Ficino was not simply the beneficiary of Cosimo’s patronage, he was the tutor of Cosimo’s grandson Lorzenzo the Magnificent (1449–92), and the two remained lifelong friends. Il Magnifico assumed the role of magnate of Florence on the death of his father in 1469, and he skillfully guided Medici-connected interests for more than two decades, aided at least once by luck when he escaped an assassination attempt. But Lorenzo’s fame rests on his promotion of Florentine letters, building, sculpture and painting during Florence’s Golden Age. Lorenzo himself embodied what it was to be a Renaissance man by his activities as political puppeteer and diplomat, by his encouragement and support of the arts and by his own poetic writings. He and his circle championed the use of Italian in literature, and his friend, the poet, philologist and scholar Poliziano, helped lead a revival of interest in classical literature by translating portions of The Iliad, Ovid’s Metamorphoses, Plutarch’s Eroticus and Plato’s Charmides, among other classics, into the Tuscan dialect. The advent of printing helped disburse works of literature and scholarship, and soon mythological stories became subjects of paintings (e.g., ##8 & 9).

Botticelli, Judgment of Paris

9. The Judgment of Paris by Sandro Botticelli and workshop. ca. 1485–88. Tempera on panel. Fondazione Giorgio Cini, Galleria di Palazzo, Venice.

It is not known whether Botticelli himself subscribed to the Neoplatonism of Lorenzo’s circle. On the one hand, his formal education could not have extended beyond his 13th year and so navigating the various elements of Neoplatonism that assumed knowledge of a variety of classical writings probably would have been daunting. But his keen interest in Dante, shown by his detailed illustrations published in 1481 (the Isabella Stewart Gardner Museum’s copy is shown in the MFA exhibition), and continued later (and his “commentary” if Vasari was right that Botticelli wrote one), suggests that he had an interest in literature. Whether Botticelli himself was steeped in Ficino’s Neoplatonic thought or whether he took directions from Lorenzo or someone close to him, in the early 1489s Botticelli produced four remarkable allegories which fairly drip of Neoplatonic symbolism. I referred to two of them above: Primavera (1481–82) and The Birth of Venus (1484). The other two were Venus and Mars (1483) and Pallas and the Centaur (1482–83).

Botticelli, Turin Venus

10. Venus by Sandro Botticelli and workshop. 1484–90. tempera on wood. Galleria Sabauda, Turin.

The MFA show has a relic of The Birth of Venus in the form of one of the two large-scale Venus portraits produced by Botticelli and/or his studio. The MFA is showing the so-called “Turin Venus” (#10). The pose of Venus in this picture is the same as that in The Birth of Venus. It is based on a Hellenistic marble copy of a Greek bronze (in the manner of Praxiteles) which Botticelli possibly saw during his period in Rome. The statue, known as the Venus de Medici, is now found at the Uffizi in Florence. At its base is a dolphin, implying that she is stepping out of the ocean, just as she is in Botticelli’s larger work. That work contains several other figures, including Zephyr and Chloris, two wind deities whose breath propels Venus to the shore and Horus, one of the seasons, who, standing in an orange grove, is welcoming Venus ashore with a mantel to cover her.  Venus is riding a shell on the top of the water, an image that has no certain known antecedent.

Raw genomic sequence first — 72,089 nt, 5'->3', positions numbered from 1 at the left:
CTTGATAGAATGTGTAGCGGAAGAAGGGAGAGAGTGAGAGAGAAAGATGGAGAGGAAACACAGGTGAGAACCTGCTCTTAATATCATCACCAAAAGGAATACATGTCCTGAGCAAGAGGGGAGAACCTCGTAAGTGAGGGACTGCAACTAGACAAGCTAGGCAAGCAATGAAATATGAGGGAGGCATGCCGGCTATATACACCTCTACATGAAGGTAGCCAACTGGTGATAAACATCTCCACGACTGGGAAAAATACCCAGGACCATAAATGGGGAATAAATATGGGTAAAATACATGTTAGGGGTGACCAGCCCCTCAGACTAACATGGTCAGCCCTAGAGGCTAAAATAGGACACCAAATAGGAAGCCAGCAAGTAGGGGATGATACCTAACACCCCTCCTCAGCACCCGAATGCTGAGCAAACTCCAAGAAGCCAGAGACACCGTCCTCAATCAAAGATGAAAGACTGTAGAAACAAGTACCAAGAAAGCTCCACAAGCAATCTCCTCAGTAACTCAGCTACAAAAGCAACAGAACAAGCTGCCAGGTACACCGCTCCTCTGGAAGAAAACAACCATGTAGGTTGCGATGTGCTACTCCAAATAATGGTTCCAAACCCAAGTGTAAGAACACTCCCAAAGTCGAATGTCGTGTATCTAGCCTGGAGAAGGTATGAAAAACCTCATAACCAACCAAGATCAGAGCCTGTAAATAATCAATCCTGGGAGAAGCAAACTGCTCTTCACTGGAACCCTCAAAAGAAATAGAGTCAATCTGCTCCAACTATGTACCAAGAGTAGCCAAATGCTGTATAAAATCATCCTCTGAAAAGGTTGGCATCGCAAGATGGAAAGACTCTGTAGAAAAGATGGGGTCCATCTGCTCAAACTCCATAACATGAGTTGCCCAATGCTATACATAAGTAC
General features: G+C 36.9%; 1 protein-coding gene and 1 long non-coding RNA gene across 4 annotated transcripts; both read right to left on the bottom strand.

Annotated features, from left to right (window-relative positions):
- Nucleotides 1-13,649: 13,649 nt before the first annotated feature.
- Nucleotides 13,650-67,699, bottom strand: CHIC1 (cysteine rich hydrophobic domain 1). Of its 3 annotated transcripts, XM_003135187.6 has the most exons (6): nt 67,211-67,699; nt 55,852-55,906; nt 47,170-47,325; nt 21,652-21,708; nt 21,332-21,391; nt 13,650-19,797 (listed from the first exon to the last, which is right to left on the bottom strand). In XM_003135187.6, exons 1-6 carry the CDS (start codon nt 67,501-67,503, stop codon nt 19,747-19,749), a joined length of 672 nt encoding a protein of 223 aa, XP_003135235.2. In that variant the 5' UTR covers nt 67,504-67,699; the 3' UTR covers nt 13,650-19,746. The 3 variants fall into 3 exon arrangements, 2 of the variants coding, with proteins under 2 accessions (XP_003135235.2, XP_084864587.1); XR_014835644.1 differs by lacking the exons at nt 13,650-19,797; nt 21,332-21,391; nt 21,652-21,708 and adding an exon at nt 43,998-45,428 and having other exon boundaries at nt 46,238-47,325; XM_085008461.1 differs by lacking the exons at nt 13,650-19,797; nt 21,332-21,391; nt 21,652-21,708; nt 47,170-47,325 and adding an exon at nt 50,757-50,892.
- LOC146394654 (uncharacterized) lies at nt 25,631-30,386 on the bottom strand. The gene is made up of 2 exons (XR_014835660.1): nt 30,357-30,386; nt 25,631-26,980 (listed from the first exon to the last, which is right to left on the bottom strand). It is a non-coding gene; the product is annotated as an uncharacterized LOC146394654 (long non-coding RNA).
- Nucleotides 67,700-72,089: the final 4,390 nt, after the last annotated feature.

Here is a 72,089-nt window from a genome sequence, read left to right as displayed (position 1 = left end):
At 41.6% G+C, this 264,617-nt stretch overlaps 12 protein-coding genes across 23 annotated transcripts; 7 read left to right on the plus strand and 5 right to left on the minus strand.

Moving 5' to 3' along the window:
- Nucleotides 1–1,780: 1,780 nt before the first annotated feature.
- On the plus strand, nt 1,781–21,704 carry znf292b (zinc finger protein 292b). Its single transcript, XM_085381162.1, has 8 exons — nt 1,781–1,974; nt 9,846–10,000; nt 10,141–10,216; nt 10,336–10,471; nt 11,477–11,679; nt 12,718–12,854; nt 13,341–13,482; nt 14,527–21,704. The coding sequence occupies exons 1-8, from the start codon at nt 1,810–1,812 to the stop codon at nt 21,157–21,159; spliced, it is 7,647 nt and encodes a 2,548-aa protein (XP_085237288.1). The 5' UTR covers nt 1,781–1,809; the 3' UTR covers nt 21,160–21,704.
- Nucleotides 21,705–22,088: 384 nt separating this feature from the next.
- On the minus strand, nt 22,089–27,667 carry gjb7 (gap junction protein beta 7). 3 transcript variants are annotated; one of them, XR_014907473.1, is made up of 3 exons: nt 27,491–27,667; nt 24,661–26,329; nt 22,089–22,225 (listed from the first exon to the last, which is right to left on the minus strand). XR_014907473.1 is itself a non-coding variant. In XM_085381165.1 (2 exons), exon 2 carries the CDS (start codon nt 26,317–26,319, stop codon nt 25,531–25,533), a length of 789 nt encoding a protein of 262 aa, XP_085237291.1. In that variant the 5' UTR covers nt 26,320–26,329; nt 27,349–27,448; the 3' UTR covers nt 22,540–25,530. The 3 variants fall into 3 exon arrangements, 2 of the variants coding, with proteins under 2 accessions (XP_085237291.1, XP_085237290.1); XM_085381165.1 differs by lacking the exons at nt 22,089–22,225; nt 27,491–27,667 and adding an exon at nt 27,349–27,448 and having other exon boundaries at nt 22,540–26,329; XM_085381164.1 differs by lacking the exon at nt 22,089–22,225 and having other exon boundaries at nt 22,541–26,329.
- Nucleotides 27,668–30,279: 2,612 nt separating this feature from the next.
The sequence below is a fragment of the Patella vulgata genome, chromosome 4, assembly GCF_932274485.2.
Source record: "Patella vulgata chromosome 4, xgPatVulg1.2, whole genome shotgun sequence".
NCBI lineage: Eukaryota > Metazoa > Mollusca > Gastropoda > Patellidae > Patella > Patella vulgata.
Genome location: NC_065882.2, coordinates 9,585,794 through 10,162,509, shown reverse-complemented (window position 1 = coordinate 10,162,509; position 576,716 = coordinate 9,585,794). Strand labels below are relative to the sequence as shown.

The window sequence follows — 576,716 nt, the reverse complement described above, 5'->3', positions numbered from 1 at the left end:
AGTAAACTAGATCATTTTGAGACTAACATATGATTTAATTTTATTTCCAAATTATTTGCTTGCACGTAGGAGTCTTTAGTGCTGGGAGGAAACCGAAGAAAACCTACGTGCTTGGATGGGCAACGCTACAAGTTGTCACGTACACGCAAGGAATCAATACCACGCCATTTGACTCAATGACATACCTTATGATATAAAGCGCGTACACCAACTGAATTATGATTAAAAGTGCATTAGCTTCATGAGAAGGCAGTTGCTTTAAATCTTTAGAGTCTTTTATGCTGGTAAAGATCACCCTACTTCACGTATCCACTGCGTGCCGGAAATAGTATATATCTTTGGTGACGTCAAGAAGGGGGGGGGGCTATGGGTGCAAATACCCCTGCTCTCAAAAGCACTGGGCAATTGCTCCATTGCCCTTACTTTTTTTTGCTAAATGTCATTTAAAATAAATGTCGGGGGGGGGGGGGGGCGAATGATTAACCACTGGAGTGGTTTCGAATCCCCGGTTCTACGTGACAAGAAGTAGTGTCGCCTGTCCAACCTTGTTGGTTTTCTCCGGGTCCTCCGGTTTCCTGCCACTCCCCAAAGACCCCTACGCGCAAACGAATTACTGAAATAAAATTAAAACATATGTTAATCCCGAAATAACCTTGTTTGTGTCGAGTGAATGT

Whatever Neoplatonic iconography The Birth of Venus contains (which I will omit commenting on except to note that Venus, the center of the painting, represents love in classical mythology and undoubtedly Platonic Love in Ficino’s version of Plotinus), the figure of Venus itself took on an iconic status among patrons in Florence. It is not hard to see why (and why we still find this a more compelling image than the multitude of religious and devotional art that was overwhelmingly produced). The image is made up of gracefully flowing lines beginning with her posture with both her torso and legs slightly bent. Her arms accent these lines as does her red hair, although it is shorter in this version than in either The Birth of Venus or the “Berlin Venus.” Her expression conveys an ethereal reverie. The face itself is one that Botticelli had settled on for his version of modest, but fertile, womanhood (which can be seen in his later Madonnas): sloping nose, high cheek bones, sensuous mouth, thin, rounded eyebrows and high forehead. These features (though generalized) are so similar that it struck me that they might all have been painted from the same model (although I have no knowledge of how modeling worked at the time and I have not read about it anywhere). What is engaging about the figure (and this can be said as well about the Three Graces from Primavera) is that while it is fully modeled, there was no effort made to place it in three-dimensional scene. The figures obey principles of design rather than principles of scene placement. Probably in Botticelli’s time design was a function of narrative (whether it was the biblical stories he depicted in the Vatican or the symbolic stories he produced for the Medici). Nowadays we accord greater importance to design, composition and visual narrative as essential elements. So while we appreciate the same aspects, we and and 15th century viewers do so for different reasons. The other “Neoplatonic” painting in the MFA shows where we differ.